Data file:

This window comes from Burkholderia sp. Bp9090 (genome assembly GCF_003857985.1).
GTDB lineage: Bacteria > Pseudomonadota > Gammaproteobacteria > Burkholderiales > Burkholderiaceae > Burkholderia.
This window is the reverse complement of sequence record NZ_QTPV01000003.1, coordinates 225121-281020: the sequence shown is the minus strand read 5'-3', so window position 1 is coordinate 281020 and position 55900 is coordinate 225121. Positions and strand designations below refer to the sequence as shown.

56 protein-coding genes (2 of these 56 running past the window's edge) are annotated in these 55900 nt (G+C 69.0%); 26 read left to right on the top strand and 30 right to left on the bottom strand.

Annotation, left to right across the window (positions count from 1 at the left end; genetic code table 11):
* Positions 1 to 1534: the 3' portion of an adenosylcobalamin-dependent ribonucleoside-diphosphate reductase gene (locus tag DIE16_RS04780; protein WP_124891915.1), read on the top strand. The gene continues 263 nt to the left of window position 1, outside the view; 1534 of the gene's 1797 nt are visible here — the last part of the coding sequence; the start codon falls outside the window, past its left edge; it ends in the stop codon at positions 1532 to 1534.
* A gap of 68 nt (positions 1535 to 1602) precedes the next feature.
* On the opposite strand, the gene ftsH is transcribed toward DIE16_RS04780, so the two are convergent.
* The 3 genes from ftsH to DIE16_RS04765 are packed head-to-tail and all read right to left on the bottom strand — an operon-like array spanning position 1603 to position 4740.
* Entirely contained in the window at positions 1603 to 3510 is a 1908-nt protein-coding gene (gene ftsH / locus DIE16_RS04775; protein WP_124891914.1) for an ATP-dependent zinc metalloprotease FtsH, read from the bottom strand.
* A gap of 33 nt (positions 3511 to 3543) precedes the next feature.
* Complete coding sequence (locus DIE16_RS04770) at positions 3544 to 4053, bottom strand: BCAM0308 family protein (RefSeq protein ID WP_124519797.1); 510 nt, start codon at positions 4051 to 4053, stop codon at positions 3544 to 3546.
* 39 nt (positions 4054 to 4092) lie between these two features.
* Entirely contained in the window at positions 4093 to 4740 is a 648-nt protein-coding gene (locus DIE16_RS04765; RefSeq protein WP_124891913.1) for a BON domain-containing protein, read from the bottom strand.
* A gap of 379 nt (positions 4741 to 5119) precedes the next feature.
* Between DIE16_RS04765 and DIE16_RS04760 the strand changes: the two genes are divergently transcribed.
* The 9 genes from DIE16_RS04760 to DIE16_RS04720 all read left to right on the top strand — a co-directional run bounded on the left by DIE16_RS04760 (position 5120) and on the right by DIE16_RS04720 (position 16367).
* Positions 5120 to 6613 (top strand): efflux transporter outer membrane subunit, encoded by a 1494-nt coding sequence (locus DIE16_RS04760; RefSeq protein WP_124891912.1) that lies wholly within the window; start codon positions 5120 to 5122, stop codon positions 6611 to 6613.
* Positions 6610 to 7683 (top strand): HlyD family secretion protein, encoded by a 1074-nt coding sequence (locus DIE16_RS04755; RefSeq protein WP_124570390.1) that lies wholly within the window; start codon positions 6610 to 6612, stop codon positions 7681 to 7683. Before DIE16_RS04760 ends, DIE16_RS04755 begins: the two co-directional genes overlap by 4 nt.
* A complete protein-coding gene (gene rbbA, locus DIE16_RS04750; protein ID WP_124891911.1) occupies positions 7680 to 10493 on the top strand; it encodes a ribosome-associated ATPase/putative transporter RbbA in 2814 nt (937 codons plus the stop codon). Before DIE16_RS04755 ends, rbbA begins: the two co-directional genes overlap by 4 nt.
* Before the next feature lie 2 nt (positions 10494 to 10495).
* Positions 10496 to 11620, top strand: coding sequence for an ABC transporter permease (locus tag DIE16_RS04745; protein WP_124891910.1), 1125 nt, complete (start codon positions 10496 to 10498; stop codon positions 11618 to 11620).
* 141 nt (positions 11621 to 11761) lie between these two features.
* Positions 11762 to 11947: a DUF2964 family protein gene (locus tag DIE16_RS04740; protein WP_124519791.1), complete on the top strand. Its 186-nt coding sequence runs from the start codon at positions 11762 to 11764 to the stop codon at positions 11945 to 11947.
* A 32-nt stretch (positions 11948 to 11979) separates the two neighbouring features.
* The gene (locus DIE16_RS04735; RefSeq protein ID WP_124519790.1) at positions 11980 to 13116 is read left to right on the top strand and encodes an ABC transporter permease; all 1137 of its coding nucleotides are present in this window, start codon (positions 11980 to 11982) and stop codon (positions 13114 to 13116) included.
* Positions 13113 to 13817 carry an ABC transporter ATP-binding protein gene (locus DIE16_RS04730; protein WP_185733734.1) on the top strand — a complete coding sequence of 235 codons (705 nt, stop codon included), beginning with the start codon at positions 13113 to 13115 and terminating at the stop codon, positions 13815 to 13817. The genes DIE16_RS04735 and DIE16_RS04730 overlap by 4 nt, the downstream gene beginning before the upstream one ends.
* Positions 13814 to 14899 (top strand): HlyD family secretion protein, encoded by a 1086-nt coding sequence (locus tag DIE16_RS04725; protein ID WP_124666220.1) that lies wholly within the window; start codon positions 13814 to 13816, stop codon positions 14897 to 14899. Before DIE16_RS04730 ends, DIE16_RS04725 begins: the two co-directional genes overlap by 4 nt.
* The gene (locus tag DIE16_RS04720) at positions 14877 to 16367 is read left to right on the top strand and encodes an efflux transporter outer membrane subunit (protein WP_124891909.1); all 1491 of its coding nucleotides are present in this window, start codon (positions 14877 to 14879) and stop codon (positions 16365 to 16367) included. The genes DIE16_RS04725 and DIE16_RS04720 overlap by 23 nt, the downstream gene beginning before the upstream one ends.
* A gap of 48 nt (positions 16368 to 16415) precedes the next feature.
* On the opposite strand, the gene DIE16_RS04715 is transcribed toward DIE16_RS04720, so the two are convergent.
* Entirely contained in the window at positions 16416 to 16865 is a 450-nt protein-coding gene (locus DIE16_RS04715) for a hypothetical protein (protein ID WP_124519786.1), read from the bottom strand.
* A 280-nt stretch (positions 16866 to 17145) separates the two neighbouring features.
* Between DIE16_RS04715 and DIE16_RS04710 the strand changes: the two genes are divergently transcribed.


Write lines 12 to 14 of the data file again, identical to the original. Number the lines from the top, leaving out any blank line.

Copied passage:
* Complete coding sequence (locus DIE16_RS04770) at positions 3544 to 4053, bottom strand: BCAM0308 family protein (RefSeq protein ID WP_124519797.1); 510 nt, start codon at positions 4051 to 4053, stop codon at positions 3544 to 3546.
* 39 nt (positions 4054 to 4092) lie between these two features.
* Entirely contained in the window at positions 4093 to 4740 is a 648-nt protein-coding gene (locus DIE16_RS04765; RefSeq protein WP_124891913.1) for a BON domain-containing protein, read from the bottom strand.